In dialogues with such people, it took me a while before I detected the cause of the perpetual misunderstandings whenever we tried to talk about issues of generalization and theorization across disciplines, for we were using the same words but attached them to entirely different cultures of interpretation. Their culture was usually a deductive one, in which theory came first and facts followed, while mine operated precisely the other way around. I had to remind them of the existence of such different cultures, and that their view of theoretical generalization – necessarily through abstraction – was an idiosyncrasy not shared by the majority of scientific disciplines.

Theoretical statements are, in their essence, general statements, i.e. statements that take insights from concrete data (cases, in our culture of interpretation) to a level of plausible extrapolation. Since every case one studies is only a case because it is a case of something – an actual and unique instantiation of more generally occurring phenomena – even a single case can be “representative” of millions of other cases. This generalization is always conjectural (something even hardliners from the other camp admit) and demands further testing, in ever more cases. I usually add to this that this method – a scientific one, to be sure – is actually used by your doctor whenever s/he examines you. Your symptoms are always an actual (and unique) instantiation of, say, flu or bronchitis, and your doctor usually concludes the diagnosis on the basis of plausible extrapolation: although s/he can never be 100% sure, the combination of symptoms a, b and c strongly suggests flu. If the prescribed medicine works, this hypothesis is proven correct; if not, the conjectural nature of this exercise is demonstrated. Unless you want to see your doctor as a quack or an alchemist who can’t possibly speak the truth (which would make it highly irrational to go and see him/her when you’re ill), it may be safe to see him/her as an inductive scientist working from facts to theory and usually doing a pretty accurate job at that.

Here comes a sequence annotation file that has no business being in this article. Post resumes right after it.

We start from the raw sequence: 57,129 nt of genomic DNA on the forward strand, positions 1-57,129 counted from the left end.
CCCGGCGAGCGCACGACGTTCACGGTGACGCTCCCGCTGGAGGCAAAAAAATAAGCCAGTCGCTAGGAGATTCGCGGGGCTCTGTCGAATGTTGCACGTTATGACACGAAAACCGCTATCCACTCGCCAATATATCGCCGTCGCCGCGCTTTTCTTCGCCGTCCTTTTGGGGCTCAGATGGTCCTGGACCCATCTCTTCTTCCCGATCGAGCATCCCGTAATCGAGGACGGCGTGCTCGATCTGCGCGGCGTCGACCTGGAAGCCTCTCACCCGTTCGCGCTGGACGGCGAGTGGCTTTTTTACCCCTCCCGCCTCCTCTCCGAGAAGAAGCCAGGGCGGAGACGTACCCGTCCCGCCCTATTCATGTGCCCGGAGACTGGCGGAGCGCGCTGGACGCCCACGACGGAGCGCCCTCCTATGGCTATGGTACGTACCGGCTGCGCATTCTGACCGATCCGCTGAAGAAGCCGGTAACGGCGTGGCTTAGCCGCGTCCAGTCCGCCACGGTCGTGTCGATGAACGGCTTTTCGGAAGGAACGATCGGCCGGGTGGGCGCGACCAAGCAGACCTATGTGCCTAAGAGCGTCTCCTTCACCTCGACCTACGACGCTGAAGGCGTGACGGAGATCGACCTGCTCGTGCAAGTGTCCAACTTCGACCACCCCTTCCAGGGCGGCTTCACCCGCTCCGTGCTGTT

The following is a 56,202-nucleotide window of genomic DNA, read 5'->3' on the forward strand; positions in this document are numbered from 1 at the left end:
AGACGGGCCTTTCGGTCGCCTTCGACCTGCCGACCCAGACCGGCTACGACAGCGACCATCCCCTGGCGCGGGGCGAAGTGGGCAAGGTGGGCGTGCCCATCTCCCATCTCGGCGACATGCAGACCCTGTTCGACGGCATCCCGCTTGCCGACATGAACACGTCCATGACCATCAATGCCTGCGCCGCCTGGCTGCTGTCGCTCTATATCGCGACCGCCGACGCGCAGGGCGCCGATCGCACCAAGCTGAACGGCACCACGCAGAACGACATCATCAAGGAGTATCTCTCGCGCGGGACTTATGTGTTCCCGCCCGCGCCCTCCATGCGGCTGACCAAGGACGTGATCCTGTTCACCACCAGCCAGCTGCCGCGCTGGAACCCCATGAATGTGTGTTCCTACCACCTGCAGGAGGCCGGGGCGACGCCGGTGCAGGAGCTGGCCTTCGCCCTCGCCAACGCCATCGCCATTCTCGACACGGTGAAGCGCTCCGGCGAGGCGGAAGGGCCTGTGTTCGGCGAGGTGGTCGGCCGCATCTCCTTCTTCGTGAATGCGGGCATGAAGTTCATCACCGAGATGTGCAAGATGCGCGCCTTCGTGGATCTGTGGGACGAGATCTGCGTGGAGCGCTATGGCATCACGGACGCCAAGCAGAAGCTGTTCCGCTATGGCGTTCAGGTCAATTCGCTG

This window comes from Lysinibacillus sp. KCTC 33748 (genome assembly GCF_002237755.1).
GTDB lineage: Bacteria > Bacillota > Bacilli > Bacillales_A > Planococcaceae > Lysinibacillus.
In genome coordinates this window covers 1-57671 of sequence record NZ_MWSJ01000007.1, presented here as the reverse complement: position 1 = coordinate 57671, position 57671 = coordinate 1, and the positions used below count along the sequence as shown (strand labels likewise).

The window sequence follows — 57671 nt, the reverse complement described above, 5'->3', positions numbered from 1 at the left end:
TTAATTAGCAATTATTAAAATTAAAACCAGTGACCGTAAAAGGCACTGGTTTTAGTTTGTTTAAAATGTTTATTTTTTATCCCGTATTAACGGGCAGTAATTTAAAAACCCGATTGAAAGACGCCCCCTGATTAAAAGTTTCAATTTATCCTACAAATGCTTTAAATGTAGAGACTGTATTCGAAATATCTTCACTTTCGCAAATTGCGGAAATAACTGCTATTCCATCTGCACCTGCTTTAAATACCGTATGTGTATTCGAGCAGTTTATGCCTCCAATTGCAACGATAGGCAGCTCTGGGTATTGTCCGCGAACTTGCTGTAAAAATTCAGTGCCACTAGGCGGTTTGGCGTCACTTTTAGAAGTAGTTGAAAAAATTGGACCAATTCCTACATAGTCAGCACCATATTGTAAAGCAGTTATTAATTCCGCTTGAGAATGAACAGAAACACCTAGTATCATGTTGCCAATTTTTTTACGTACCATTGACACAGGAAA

People who believe that mathematics, and only mathematics, equals science, are in actual fact a small but vocal and assertive minority in the scientific community. If they wish to dismiss, say, 70% of what is produced as science as “unscientific”, they do so at their peril (and sound pretty unscientific, even stupid, when they do so). That includes Mr Popper too. The question “what is science?” is answered in very many forms, as a sovereign rational choice of most of its practitioners. Enforcing the preferences of one member of that community, we heard from Kenneth Arrow, is dictatorial. And since we believe that science is an elementary ingredient of a free and democratic society, and that pluralism in reasoned dialogue, including in science, is such an elementary element as well – we really don’t want that, do we?